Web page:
David Cobb’s skills as a wordsmith were honed, from 1966 onwards, by producing motivating English language teaching materials for school age students in various parts of the world — France, South Africa, Japan, Francophone Canada, Spain, Jordan and the 5 countries of Anglophone West Africa being prominent among these. His belief was that such courses should have literary merit as well as fulfilling their educational purposes. From 1992–2003 he was general editor of a Macmillan library series for young readers in Africa and the Caribbean which finally comprised some 80 titles. Some of them were also translated into indigenous languages. Almost improbably, it seems that over a 25 year span some 50 million students and thousands of teachers must have held one or other of these course books or readers in their hands.
It was on a research trip to Japan in 1977, to study English teaching methods there, that — with the encouragement of a local high school teacher — he began to learn how to write haiku, and these emerged as the literary form he had been seeking. In 1988 he began to publish them and in 1989 helped to set up the British Haiku Society (BHS), whose membership (now stable in the 200s) he served as secretary from 1990–1997 and president from 1997–2002. He started up its newsletter and its magazine, Blithe Spirit, which — steered by various acclaimed editors — has appeared quarterly ever since. For BHS he edited The Haiku Kit for Teachers. as well as poster exhibits and a website presenting haiku to the general poetry reading public, Another Kind of Poetry.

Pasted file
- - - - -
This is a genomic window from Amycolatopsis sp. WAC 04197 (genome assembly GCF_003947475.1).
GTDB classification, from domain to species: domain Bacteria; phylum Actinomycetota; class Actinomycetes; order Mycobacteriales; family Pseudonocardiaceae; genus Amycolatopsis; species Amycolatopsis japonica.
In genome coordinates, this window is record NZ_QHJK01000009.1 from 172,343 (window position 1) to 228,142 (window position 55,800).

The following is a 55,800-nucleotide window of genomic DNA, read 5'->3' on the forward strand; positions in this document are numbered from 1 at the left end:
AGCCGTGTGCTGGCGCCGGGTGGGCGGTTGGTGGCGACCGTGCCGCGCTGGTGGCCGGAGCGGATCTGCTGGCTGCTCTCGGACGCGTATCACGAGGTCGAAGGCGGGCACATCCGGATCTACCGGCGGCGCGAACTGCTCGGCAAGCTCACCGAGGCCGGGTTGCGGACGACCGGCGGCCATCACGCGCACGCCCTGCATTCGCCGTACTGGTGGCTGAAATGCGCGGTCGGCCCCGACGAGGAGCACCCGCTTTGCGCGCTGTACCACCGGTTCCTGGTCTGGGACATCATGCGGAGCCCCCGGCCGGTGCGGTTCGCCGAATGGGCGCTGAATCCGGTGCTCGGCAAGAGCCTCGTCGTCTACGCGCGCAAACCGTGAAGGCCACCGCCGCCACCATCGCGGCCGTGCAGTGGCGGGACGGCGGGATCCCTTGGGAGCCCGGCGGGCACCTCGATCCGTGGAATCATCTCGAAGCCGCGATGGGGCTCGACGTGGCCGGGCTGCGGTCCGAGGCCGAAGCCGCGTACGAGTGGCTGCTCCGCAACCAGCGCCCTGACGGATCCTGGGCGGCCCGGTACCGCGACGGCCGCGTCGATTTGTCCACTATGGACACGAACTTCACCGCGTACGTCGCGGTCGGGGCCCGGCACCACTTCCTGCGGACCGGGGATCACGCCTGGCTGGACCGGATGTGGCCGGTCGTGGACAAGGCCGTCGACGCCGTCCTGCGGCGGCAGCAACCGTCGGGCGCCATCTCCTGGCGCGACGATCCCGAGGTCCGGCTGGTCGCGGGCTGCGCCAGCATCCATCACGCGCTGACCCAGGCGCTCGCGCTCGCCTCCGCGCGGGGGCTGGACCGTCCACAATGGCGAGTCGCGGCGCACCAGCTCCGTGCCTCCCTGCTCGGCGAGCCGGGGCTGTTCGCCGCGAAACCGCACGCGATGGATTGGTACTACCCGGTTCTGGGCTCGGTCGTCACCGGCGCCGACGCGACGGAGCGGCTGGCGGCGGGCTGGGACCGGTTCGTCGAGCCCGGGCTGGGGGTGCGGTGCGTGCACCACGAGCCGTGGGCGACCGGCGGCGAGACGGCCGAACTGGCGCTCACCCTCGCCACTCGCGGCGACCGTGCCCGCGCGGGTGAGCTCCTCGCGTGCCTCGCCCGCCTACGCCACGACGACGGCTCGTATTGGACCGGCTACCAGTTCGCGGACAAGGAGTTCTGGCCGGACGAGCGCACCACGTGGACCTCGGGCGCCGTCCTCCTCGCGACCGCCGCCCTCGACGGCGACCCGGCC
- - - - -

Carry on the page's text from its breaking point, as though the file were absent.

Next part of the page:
His haiku and haibun have received numerous international awards, among these being first prizes in the Welsh Academi’s Cardiff International Competition, 1991; the Mainichi Daily News Annual Award, 1991; the Great Britain Sasakawa Prize, 1994, for an almanac of English seasonal images; the Woodnotes (California) International Haibun Contest, 1997; the Takahama Kyoshi Prize (for a single haiku) , 2006; the Ohi-Ocha Prize (also for a single haiku), 2010; as well as Haiku Society of America Merit Book Awards, later renamed Mildred Kanterman Memorial Book Awards, for collections of his work, in 1992, 1997, 2003 and 2007.
David Cobb has written articles on haiku for The Times, 2000, and The Daily Telegraph, 2001, and adjudicated The Times national haiku contest with 7,500 entries, 2000.
He has edited several haiku anthologies: The Iron Book of British Haiku, with Martin Lucas, 1998; Haiku, British Museum Press, 2002 (also available in American and Swedish editions); Euro-Haiku, 2007; The Genius of Haiku — readings from R H Blyth, 1994; and The Full Haiku (in preparation.)
Apart from appearances at poetry events and festivals in Britain, David Cobb has been invited as a panellist or reader at international literary gatherings in Romania, Ireland, Germany, USA, Slovenia, Sweden, the Netherlands, Belgium and France. He belongs to the Society of Authors, the British Haiku Society, the Haiku Society of America, the Suffolk Poetry Society, Friends of Poetry-next-the-Sea, the Royal Bangkok Sports Club, and is an invited Associate of The Haiku Foundation, USA.
For a selection of David Cobb’s individual publications please turn now to the menu on this website. These include works not only in the haiku and haibun forms, but also other poetry forms into which he has diversified. His educational texts are far too numerous to be included in this catalogue.